Blogosphere and other literature are full of remarks about companies that stuck in different phases of PLM process. You probably had a chance to read Aras’ Frustrated by a stuck PLM project? blog post last year. Recent Autodesk announcement of Nexus PLM raised again many publications about the complexity and sophistication of existing PLM implementations. While time will show if Autodesk cloud PLM technologies will be able to reduce the complexity of PLM implementations, I’ve been thinking about how you can today to identify your own PLM project (if you are running one already) is in trouble.

I had a chance to read infoworld article earlier this week – Six lessons from lightning ERP rollout. Have a read and make your opinion. I especially like the following passage from the beginning:

Here’s something you don’t hear everyday: "Our SAP implementation finished ahead of schedule. Sorry, let me rephrase that. Hearing about an SAP implementation that finished ahead of schedule is like hearing that someone captured the Loch Ness Monster and turned it into a kiddie ride. It’s as likely as Bigfoot singing "La Traviata" at Lincoln Center. It’s as if you called a software company’s tech support line and the voice on the other end didn’t insist you reboot your PC.

This article made me think (again and again) about how you need to plan your PLM implementations. Here is my top 5 symptoms you should be careful about. When you discover them, you better check what you do with your PLM project:

1. You cannot control your PLM project budget. As R&D, you know that "shit happens" all the time. However, be aware – the achievements of your PLM system will be significantly diminished when you overspend 200-300%.

2. Engineers and other people in your company work around PLM system. This is should be a "red-flag" for you. If people think the system doesn’t work (or way too complex), check your fasten belt and run fast to understand what is the core reason for that.

3. The infrastructure becomes more and more complicated. You need more databases, storage, CPU, etc.You are probably familiar with that – after first pilot, the system requirements are growing. Watch carefully the fist production data load. Your bill of materials, check-in/out operations and some other elements are sensitive and your can run out of budget fast.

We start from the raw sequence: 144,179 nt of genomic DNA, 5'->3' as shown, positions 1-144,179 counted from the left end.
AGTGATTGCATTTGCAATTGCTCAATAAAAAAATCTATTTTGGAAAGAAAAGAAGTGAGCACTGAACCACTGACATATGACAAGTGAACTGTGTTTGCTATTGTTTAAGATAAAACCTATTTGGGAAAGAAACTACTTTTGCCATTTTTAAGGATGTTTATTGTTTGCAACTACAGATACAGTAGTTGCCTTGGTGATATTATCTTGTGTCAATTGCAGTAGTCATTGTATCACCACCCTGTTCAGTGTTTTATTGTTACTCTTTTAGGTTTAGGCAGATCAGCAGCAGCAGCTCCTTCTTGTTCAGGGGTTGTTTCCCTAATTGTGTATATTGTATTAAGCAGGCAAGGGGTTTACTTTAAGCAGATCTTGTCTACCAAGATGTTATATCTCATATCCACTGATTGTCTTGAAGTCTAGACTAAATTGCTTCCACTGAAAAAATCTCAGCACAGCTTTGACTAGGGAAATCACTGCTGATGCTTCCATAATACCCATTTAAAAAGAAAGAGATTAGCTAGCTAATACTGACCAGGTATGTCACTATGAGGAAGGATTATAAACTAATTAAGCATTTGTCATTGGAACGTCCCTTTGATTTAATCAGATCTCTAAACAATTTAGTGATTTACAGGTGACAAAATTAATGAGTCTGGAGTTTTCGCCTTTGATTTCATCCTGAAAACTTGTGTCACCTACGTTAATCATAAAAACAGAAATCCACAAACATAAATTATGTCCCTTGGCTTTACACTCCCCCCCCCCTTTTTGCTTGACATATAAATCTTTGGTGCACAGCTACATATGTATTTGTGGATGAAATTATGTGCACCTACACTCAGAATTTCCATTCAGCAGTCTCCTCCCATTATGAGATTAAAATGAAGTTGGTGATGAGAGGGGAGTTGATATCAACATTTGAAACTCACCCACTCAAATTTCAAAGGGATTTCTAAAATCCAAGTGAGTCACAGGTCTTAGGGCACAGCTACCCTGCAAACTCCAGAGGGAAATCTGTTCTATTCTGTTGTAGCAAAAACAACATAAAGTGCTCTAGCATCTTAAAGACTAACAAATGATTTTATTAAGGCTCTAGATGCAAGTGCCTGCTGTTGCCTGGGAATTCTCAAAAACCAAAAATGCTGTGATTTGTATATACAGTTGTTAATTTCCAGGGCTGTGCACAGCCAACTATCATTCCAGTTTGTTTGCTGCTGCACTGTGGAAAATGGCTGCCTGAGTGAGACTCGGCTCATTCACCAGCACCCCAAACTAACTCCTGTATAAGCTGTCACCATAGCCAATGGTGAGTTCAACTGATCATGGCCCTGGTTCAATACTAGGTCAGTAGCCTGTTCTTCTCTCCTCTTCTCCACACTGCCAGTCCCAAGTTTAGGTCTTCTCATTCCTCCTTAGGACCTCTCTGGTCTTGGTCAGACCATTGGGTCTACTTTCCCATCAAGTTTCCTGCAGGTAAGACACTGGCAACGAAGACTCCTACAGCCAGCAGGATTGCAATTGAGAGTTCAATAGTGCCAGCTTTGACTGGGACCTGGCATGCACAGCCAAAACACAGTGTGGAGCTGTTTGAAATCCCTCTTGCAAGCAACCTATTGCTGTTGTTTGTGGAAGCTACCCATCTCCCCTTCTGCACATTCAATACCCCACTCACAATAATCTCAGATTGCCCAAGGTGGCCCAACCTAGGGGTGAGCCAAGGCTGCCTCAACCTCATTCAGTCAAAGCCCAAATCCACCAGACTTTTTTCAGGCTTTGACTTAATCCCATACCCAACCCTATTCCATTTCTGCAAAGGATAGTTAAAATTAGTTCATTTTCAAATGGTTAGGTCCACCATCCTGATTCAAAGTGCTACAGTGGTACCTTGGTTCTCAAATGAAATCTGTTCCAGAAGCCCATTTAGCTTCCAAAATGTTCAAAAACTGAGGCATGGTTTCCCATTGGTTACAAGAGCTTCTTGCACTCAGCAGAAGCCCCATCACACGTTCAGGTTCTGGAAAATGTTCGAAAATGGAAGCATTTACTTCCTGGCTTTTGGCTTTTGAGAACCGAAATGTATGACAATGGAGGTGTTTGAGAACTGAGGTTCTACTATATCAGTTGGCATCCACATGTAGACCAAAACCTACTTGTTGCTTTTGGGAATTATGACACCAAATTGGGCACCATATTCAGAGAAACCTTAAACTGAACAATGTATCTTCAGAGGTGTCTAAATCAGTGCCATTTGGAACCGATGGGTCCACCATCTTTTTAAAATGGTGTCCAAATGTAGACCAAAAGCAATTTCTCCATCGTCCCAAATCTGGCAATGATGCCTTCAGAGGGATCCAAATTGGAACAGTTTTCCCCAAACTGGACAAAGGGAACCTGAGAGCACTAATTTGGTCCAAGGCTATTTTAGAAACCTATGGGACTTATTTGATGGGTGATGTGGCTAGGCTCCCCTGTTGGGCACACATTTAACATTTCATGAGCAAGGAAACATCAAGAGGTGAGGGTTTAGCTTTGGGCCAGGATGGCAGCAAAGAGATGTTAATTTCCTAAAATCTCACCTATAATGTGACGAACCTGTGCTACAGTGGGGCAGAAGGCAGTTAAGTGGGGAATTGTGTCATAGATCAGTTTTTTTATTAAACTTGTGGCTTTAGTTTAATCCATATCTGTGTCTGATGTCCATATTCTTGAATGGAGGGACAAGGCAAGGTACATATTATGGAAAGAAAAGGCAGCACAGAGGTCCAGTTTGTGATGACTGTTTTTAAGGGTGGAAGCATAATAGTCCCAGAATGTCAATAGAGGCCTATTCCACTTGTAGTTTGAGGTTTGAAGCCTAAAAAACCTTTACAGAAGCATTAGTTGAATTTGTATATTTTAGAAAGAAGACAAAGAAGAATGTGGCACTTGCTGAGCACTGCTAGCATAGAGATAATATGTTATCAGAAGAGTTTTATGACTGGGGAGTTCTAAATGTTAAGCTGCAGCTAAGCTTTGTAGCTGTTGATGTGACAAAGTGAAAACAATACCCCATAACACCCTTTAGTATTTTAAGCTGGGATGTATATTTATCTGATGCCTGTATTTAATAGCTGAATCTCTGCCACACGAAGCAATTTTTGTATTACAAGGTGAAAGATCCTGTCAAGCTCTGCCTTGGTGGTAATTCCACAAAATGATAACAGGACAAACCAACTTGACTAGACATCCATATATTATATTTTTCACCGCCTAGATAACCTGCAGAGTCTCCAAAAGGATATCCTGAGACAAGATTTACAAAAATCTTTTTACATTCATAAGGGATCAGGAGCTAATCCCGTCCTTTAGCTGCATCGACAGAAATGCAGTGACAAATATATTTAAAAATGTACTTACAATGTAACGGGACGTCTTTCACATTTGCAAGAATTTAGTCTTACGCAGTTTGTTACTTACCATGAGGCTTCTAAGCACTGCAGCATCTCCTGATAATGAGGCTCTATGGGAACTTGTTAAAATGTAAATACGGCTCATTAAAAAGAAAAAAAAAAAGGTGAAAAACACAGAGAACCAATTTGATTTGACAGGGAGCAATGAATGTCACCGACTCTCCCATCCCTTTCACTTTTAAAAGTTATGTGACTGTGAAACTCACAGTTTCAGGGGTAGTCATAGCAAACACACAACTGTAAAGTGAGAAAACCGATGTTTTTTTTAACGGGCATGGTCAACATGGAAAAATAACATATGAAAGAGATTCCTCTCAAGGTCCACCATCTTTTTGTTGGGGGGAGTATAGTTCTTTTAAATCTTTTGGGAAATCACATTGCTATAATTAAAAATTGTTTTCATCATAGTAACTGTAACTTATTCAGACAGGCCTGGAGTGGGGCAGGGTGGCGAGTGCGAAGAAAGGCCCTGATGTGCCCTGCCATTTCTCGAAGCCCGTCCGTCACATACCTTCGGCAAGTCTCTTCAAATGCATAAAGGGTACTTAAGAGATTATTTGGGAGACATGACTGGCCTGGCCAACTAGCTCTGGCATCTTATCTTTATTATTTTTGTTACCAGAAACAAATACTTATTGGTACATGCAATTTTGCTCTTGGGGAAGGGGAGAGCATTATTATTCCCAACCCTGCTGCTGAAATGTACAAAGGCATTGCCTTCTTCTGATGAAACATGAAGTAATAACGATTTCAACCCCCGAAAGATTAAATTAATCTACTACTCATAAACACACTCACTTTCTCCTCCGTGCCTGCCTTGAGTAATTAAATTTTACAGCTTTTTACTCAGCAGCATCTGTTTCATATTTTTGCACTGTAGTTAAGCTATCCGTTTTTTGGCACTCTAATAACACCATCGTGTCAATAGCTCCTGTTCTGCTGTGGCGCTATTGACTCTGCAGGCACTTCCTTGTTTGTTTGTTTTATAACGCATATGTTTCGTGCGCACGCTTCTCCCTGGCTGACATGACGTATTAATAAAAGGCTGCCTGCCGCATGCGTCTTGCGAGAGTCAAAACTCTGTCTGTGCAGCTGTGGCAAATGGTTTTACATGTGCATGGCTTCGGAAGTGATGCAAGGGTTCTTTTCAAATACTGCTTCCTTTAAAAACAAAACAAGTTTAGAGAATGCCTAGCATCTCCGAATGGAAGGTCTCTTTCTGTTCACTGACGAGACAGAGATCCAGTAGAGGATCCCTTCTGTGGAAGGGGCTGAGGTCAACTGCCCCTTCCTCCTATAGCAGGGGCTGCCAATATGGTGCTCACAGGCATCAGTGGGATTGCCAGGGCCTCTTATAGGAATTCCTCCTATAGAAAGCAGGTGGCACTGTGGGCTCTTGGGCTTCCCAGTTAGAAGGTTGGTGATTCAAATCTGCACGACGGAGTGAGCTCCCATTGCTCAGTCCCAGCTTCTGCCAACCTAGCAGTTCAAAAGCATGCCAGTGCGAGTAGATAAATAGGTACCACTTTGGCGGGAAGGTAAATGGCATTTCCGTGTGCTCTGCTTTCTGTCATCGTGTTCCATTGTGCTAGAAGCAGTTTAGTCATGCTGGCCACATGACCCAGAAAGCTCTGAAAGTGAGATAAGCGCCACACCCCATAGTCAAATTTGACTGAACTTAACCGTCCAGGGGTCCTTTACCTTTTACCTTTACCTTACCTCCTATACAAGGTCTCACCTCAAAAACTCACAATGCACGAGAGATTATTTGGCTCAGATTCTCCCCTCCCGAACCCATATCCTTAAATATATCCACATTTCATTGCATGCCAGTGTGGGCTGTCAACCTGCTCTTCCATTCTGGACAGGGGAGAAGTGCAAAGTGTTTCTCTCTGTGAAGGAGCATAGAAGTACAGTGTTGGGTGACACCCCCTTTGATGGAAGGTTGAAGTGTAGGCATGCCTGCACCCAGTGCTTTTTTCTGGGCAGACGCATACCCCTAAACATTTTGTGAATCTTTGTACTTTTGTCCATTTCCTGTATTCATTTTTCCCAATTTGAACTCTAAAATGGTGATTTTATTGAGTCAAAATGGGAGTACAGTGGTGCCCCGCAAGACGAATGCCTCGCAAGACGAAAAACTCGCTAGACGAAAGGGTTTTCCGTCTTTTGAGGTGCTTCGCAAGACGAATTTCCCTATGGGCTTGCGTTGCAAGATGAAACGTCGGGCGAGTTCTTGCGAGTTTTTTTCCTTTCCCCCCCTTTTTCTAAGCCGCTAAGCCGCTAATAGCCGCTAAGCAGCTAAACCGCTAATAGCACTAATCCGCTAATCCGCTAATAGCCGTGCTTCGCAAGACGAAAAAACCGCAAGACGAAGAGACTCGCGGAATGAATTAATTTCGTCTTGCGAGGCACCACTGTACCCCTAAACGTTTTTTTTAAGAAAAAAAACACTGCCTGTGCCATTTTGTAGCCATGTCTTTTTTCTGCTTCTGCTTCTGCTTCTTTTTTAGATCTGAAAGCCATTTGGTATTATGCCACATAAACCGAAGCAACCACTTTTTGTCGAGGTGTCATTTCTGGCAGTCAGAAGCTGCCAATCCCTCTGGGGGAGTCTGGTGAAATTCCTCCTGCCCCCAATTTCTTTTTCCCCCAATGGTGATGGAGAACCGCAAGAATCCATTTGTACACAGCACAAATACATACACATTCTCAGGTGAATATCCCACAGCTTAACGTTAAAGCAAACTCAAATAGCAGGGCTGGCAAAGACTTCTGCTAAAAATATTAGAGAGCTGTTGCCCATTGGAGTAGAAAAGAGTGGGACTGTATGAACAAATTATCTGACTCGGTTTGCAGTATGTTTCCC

4. Vendor is pushing you towards the next release of their flagship product. This is another "red-flag". Normally, it means something was over-promised by sales fellows. Watch this moment as well.

5. You start hearing that you will be able to take a full advantage of your PLM system when you completely integrate it with your ERP (and other systems) as well as migrate to another CAD system. This is, actually, the right time to stop and re-think what you do. The best talk with somebody who is not involved in the business of PLM vendors.

What is my conclusion? Looking up on what I wrote, I found symptoms that probably will be true not only for PLM, but for a broader range of enterprise software. However, as you probably know, in PLM and enterprise, one size doesn’t fit all. You need to have a diversity of knowledge and experience to make thing work. Just my thoughts…

Best, Oleg

picture courtesy digitalart / FreeDigitalPhotos.net


PLM Integration Failures

January 13, 2011

There is one topic that always raises lots of controversy, in my view. I’m talking about integrations or even more specifically about PLM-oriented integration. I want to point on the following two articles I posted previously about PLM integrations:

PLM Integration Gotchas
PLM and Enterprise Integraton Game

I read Reasons Why PLM Integration Fails?" article on the To-Increase Blog. To-Increase is a company from Netherlands specialized in the Microsoft ERP products (Dynamics AX, NAV) and product configuration software e-Con. Read the article and make your opinion. The author is making point of various difficulties related to PLM integrations. Here is my favorite passage from this article: